I would be remiss if I didn’t note that yesterday was the 50th anniversary of the signing of the 1964 Civil Rights Act. Majorly big deal, much of which SCOTUS/conservatives are working diligently to undo.
But I’d be even more derelict in my duties if I didn’t point out NPR’s beautifully simple expository of the actual act. The “Behind The Civil Rights Act” app picks apart each title, starting with, “To enforce the constitutional right to vote,” expounded upon by Nikole Hannah-Jones of ProPublica.
The very first line of this bill is instructive for the person who wants to understand this nation’s enduring struggle to ensure the rights of its black citizens in the face of a resistance with an uncanny ability to adapt.
Yet Southern locales quickly implemented a host of so-called “race neutral” tactics such as grandfather’s clauses and literacy tests that rendered the 15th Amendment moot. So here we were, nearly 100 years later, passing a law to enforce this constitutional right. And it would take still another law, the 1965 Voting Rights Act, to ensure this right. We should keep this in mind when looking at other “race neutral” tactics that maintain the same segregation and racial disparities barred by law.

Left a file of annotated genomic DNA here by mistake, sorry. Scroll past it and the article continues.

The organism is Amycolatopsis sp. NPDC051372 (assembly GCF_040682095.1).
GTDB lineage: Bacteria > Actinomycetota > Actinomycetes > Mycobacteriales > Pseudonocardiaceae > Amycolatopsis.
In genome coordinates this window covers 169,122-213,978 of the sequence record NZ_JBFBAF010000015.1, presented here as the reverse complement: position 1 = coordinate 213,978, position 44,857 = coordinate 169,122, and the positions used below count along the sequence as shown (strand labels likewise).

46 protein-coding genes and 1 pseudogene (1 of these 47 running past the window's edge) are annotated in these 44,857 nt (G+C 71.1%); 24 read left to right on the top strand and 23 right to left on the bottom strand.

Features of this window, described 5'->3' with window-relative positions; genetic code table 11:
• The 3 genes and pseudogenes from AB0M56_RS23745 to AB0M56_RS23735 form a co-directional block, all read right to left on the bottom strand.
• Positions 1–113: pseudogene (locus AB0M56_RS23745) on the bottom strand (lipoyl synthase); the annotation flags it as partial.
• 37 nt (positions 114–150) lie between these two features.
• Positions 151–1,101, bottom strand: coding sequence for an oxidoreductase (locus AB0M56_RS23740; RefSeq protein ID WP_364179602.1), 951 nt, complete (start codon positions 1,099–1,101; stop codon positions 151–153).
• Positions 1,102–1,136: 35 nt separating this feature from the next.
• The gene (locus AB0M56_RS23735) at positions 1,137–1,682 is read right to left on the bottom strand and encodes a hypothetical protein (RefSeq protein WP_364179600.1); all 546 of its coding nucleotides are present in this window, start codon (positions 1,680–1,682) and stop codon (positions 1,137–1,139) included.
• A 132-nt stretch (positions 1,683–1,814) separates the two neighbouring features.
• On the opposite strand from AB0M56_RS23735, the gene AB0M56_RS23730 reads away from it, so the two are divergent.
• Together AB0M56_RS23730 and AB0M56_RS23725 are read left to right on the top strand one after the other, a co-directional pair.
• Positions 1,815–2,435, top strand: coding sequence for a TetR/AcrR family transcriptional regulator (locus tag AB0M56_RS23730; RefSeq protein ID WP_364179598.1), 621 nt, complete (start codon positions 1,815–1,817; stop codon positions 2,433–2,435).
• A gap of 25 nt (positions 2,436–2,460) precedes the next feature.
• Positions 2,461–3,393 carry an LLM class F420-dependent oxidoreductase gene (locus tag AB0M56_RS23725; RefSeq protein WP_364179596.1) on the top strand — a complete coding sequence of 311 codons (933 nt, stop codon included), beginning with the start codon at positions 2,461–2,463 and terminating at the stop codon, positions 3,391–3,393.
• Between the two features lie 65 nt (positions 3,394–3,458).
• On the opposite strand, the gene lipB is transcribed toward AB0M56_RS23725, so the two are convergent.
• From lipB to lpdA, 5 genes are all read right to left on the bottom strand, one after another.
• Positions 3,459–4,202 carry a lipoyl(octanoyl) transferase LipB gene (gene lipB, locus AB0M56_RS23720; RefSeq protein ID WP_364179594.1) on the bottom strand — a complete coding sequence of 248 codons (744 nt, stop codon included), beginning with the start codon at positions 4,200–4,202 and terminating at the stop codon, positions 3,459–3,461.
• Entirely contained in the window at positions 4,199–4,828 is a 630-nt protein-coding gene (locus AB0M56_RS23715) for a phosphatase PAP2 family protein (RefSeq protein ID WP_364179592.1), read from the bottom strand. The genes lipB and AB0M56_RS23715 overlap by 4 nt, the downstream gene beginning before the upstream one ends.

Title by title, this NPR app breaks down this landmark act and shows how bold it was and how, in other places, how cowardly and insufficient. For Memphians
distracted by following Shelby County Commissioner Henri Brooks’ latest woes, it’s worth noting that the most recent chapter was started when she invoked the specter of Title VI, which focuses on nondiscrimination in federally funded programs.
This is what real journalism looks like – this presentation would have never worked in print or on air, but in this interactive fashion, it sings. My only gripe: I wish there were more diversity among the contributors. Six of the 10 appear to be white men.